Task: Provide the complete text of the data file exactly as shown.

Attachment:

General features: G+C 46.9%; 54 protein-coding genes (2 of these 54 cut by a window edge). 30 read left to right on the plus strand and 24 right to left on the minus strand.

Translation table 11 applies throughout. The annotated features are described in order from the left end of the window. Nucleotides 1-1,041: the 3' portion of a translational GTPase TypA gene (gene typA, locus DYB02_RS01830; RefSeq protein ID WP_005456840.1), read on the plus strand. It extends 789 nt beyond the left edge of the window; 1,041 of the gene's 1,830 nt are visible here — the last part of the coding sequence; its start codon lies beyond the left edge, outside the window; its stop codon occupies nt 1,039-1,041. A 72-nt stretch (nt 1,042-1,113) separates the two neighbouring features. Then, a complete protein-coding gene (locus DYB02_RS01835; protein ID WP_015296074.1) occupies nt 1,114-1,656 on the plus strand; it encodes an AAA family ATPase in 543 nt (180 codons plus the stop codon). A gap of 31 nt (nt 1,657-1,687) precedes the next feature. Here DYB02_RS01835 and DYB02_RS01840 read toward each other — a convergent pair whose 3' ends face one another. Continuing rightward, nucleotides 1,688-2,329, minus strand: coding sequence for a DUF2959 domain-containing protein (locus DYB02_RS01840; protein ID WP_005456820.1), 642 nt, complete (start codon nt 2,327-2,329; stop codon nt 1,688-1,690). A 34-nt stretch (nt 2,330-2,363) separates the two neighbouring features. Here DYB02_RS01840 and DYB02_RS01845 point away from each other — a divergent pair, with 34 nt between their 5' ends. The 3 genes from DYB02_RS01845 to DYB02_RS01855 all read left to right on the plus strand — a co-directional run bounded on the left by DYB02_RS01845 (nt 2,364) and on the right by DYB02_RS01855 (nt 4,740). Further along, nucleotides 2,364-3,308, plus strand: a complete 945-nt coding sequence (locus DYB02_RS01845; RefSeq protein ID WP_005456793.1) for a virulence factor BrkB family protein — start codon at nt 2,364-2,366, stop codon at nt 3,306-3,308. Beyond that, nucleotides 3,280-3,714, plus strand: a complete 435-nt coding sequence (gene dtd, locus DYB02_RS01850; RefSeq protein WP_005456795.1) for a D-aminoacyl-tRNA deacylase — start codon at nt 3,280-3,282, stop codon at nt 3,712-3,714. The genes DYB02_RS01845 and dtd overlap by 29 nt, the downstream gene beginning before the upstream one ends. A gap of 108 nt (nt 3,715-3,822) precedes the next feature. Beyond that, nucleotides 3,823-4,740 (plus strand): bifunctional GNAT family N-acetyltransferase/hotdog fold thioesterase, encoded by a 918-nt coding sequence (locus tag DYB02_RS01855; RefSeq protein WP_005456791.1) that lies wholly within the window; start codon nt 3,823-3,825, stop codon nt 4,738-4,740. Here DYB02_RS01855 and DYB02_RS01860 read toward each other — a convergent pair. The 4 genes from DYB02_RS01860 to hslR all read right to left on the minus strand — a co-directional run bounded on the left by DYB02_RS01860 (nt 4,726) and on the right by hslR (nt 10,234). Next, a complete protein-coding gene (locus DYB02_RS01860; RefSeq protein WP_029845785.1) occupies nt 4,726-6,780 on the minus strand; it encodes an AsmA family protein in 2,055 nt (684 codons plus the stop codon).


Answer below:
General features: G+C 46.9%; 54 protein-coding genes (2 of these 54 cut by a window edge). 30 read left to right on the plus strand and 24 right to left on the minus strand.

Translation table 11 applies throughout. The annotated features are described in order from the left end of the window. Nucleotides 1-1,041: the 3' portion of a translational GTPase TypA gene (gene typA, locus DYB02_RS01830; RefSeq protein ID WP_005456840.1), read on the plus strand. It extends 789 nt beyond the left edge of the window; 1,041 of the gene's 1,830 nt are visible here — the last part of the coding sequence; its start codon lies beyond the left edge, outside the window; its stop codon occupies nt 1,039-1,041. A 72-nt stretch (nt 1,042-1,113) separates the two neighbouring features. Then, a complete protein-coding gene (locus DYB02_RS01835; protein ID WP_015296074.1) occupies nt 1,114-1,656 on the plus strand; it encodes an AAA family ATPase in 543 nt (180 codons plus the stop codon). A gap of 31 nt (nt 1,657-1,687) precedes the next feature. Here DYB02_RS01835 and DYB02_RS01840 read toward each other — a convergent pair whose 3' ends face one another. Continuing rightward, nucleotides 1,688-2,329, minus strand: coding sequence for a DUF2959 domain-containing protein (locus DYB02_RS01840; protein ID WP_005456820.1), 642 nt, complete (start codon nt 2,327-2,329; stop codon nt 1,688-1,690). A 34-nt stretch (nt 2,330-2,363) separates the two neighbouring features. Here DYB02_RS01840 and DYB02_RS01845 point away from each other — a divergent pair, with 34 nt between their 5' ends. The 3 genes from DYB02_RS01845 to DYB02_RS01855 all read left to right on the plus strand — a co-directional run bounded on the left by DYB02_RS01845 (nt 2,364) and on the right by DYB02_RS01855 (nt 4,740). Further along, nucleotides 2,364-3,308, plus strand: a complete 945-nt coding sequence (locus DYB02_RS01845; RefSeq protein ID WP_005456793.1) for a virulence factor BrkB family protein — start codon at nt 2,364-2,366, stop codon at nt 3,306-3,308. Beyond that, nucleotides 3,280-3,714, plus strand: a complete 435-nt coding sequence (gene dtd, locus DYB02_RS01850; RefSeq protein WP_005456795.1) for a D-aminoacyl-tRNA deacylase — start codon at nt 3,280-3,282, stop codon at nt 3,712-3,714. The genes DYB02_RS01845 and dtd overlap by 29 nt, the downstream gene beginning before the upstream one ends. A gap of 108 nt (nt 3,715-3,822) precedes the next feature. Beyond that, nucleotides 3,823-4,740 (plus strand): bifunctional GNAT family N-acetyltransferase/hotdog fold thioesterase, encoded by a 918-nt coding sequence (locus tag DYB02_RS01855; RefSeq protein WP_005456791.1) that lies wholly within the window; start codon nt 3,823-3,825, stop codon nt 4,738-4,740. Here DYB02_RS01855 and DYB02_RS01860 read toward each other — a convergent pair. The 4 genes from DYB02_RS01860 to hslR all read right to left on the minus strand — a co-directional run bounded on the left by DYB02_RS01860 (nt 4,726) and on the right by hslR (nt 10,234). Next, a complete protein-coding gene (locus DYB02_RS01860; RefSeq protein WP_029845785.1) occupies nt 4,726-6,780 on the minus strand; it encodes an AsmA family protein in 2,055 nt (684 codons plus the stop codon).